This pattern looks like grisailles, drowned in the travertine-imitating golden-and-beige tone, which refers us more to the stone of classical architecture in its common meaning than to the yellow paint of the classicist façades. The new façade is not an attempt to turn the 1972 building into a semblance of a palace wing – rather, it becomes some reminder about the monument of architecture, a giant engraved picture of it being displayed at an exhibition. An attempt to revive the valuable reliefs, bringing them to the attention of a passer-by or a patient. And, of course, an attempt to embellish and fill with emotion the building and its surroundings.

The photographs of the façade reliefs are beautiful as they are, especially zoomed in in a slanted light. The sculptural surface, conceived by the author, in real relief is combined with irregularities, paint drips, and urban grime – these two drawings, conceived and real, are superimposed on each other and in such a combination are endowed with a special appeal. One feels like taking their pictures and examining them. Admiring them. Essentially, this is what the authors of the project of the facades of Building 4 are trying to get us to do – admire the zoomed-in reliefs, just passing by. To be surprised to see a huge cantilever behind the thickets of American maples, either embossed or “painted”, but similar to a part of some park grotto from Italy, where the serf architect Kiselnikov studied architecture.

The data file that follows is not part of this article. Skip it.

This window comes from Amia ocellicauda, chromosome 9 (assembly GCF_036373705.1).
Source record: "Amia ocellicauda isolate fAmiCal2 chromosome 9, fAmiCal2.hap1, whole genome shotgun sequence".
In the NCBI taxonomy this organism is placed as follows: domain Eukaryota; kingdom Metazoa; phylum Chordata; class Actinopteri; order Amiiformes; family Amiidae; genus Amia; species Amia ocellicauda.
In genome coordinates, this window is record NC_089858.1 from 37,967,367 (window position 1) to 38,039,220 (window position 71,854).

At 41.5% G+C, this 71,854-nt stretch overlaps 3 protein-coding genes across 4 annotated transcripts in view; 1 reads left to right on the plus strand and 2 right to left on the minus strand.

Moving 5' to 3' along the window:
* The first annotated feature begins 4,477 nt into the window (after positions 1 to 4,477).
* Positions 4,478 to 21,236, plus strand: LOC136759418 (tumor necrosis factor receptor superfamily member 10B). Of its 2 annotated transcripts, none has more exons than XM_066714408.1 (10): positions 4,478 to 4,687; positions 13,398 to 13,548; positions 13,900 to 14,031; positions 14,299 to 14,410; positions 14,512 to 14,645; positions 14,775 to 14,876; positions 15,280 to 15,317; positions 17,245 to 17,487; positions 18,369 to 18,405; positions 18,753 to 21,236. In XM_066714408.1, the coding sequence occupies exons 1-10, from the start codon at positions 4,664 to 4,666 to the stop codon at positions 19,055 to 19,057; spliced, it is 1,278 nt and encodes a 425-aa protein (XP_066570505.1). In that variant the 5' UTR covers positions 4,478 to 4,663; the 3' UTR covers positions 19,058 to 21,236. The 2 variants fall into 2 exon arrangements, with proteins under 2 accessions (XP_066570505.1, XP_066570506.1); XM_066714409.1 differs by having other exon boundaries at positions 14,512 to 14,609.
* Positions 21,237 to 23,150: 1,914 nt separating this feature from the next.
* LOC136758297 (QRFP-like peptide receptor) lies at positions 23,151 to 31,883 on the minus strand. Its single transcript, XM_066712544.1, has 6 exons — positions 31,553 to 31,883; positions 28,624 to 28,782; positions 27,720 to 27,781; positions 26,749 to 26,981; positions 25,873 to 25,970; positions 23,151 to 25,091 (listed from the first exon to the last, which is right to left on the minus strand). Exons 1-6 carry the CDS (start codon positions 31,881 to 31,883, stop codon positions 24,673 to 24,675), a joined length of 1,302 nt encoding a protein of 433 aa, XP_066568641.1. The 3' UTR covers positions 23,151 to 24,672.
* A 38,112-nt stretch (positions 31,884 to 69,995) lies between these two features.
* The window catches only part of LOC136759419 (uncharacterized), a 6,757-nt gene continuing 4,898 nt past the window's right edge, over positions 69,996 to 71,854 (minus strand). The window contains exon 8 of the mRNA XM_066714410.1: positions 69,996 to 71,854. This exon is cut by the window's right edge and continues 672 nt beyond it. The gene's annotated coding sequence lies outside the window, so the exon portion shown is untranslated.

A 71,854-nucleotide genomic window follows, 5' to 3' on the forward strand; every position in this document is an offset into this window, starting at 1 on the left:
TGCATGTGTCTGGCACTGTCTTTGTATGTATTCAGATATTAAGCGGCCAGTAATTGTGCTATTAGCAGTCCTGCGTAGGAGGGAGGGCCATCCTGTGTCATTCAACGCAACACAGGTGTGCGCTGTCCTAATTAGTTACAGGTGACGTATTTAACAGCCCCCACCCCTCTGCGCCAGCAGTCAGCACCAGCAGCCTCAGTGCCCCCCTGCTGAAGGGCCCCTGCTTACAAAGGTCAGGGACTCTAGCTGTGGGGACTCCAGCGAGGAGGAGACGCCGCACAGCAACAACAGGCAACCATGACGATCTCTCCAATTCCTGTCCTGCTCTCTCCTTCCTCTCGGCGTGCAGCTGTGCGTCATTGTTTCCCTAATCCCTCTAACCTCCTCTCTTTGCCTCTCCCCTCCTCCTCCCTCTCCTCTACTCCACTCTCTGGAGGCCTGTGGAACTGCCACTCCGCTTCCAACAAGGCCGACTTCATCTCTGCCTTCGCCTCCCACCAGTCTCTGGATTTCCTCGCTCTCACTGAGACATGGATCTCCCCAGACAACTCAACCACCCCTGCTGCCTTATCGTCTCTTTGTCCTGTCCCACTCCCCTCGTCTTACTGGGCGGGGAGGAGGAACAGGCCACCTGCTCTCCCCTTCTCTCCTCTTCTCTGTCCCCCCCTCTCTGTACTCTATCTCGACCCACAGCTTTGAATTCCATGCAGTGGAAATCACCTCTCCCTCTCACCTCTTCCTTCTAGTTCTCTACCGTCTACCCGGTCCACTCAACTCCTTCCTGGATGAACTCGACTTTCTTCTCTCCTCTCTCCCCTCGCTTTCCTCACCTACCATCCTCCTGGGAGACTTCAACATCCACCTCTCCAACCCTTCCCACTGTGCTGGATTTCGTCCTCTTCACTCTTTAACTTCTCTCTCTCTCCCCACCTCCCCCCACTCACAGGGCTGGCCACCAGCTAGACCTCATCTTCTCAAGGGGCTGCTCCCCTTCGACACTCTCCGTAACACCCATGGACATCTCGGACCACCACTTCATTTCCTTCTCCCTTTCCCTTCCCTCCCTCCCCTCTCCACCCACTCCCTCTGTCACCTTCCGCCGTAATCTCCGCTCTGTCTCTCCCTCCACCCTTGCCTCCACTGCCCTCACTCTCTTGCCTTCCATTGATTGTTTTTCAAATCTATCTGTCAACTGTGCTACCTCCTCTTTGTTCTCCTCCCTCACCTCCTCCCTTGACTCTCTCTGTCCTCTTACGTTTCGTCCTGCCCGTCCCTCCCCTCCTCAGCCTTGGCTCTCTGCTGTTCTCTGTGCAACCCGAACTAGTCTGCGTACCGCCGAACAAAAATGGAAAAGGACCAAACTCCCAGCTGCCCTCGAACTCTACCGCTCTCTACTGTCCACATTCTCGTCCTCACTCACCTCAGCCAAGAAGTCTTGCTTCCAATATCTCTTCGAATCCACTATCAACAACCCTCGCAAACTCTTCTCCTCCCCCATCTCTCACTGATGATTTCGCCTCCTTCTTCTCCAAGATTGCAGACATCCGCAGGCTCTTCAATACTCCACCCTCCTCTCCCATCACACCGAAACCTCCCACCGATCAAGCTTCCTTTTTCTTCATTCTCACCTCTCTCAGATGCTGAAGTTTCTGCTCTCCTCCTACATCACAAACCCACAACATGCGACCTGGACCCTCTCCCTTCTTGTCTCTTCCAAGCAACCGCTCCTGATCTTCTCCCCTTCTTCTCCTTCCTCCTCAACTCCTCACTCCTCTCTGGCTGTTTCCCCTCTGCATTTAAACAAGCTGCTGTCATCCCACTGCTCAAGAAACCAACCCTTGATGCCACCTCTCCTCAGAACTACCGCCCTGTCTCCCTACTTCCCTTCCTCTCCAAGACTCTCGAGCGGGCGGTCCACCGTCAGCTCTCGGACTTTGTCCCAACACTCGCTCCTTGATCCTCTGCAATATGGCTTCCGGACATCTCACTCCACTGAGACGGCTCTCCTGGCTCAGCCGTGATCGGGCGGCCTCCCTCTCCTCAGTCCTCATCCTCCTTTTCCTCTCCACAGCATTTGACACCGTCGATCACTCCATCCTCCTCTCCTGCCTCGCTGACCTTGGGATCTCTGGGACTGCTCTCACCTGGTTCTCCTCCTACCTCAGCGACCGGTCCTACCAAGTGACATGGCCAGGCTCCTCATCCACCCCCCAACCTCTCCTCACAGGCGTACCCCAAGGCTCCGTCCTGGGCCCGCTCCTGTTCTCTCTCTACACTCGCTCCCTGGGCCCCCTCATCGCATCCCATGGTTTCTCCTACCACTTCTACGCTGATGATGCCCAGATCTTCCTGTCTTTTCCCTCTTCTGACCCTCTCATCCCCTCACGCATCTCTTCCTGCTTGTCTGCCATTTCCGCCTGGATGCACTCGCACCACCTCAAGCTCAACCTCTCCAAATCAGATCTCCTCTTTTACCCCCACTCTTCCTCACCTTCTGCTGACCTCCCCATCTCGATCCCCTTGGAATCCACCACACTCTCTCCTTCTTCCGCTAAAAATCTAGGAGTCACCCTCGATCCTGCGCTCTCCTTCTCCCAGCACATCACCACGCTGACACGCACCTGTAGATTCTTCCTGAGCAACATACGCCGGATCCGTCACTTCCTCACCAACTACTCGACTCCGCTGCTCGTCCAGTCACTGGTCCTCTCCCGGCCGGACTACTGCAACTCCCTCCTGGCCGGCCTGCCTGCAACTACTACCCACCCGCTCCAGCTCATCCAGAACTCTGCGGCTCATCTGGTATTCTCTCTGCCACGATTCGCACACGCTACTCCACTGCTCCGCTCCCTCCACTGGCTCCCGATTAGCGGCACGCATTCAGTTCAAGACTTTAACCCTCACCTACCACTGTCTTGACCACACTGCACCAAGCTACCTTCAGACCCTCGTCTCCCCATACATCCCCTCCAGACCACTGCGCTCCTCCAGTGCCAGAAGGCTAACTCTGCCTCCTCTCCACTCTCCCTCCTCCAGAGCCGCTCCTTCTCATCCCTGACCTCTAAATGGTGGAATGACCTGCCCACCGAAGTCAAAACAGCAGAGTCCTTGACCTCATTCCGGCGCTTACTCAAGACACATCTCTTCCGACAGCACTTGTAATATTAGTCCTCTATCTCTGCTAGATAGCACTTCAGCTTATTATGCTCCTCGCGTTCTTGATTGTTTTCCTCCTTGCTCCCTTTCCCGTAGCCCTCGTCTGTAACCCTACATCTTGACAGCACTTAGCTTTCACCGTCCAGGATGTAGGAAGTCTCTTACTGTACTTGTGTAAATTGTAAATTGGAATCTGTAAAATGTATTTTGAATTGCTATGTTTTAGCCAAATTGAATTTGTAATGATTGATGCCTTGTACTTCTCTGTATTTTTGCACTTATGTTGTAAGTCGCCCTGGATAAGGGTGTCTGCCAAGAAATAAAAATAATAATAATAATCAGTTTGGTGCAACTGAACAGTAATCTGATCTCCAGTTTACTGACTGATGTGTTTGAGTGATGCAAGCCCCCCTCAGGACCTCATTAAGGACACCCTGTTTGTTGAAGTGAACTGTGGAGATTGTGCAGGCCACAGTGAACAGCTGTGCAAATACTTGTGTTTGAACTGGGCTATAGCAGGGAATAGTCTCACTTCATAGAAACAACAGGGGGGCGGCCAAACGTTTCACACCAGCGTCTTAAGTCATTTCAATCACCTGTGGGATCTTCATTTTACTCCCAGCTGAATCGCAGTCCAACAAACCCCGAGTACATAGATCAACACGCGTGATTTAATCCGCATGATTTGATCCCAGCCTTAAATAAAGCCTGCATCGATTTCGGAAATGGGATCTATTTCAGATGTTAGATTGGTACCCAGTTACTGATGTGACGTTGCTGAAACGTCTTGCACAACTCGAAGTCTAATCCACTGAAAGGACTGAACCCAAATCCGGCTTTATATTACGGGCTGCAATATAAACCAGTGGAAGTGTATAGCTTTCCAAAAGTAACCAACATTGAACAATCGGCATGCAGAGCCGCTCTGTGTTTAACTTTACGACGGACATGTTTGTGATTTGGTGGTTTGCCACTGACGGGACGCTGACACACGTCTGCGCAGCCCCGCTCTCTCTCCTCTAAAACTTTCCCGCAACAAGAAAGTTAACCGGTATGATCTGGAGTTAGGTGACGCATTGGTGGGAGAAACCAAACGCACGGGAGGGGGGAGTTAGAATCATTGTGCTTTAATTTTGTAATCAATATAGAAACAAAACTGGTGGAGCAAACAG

• zooming
    1 / 5
    The city clinic #23 named after Ippolit Davydovsky. Reconstruction of Building 4
    Copyright: Photograph © Dmitry Chistoprudov
  • zooming
    2 / 5
    The city clinic #23 named after Ippolit Davydovsky. Reconstruction of Building 4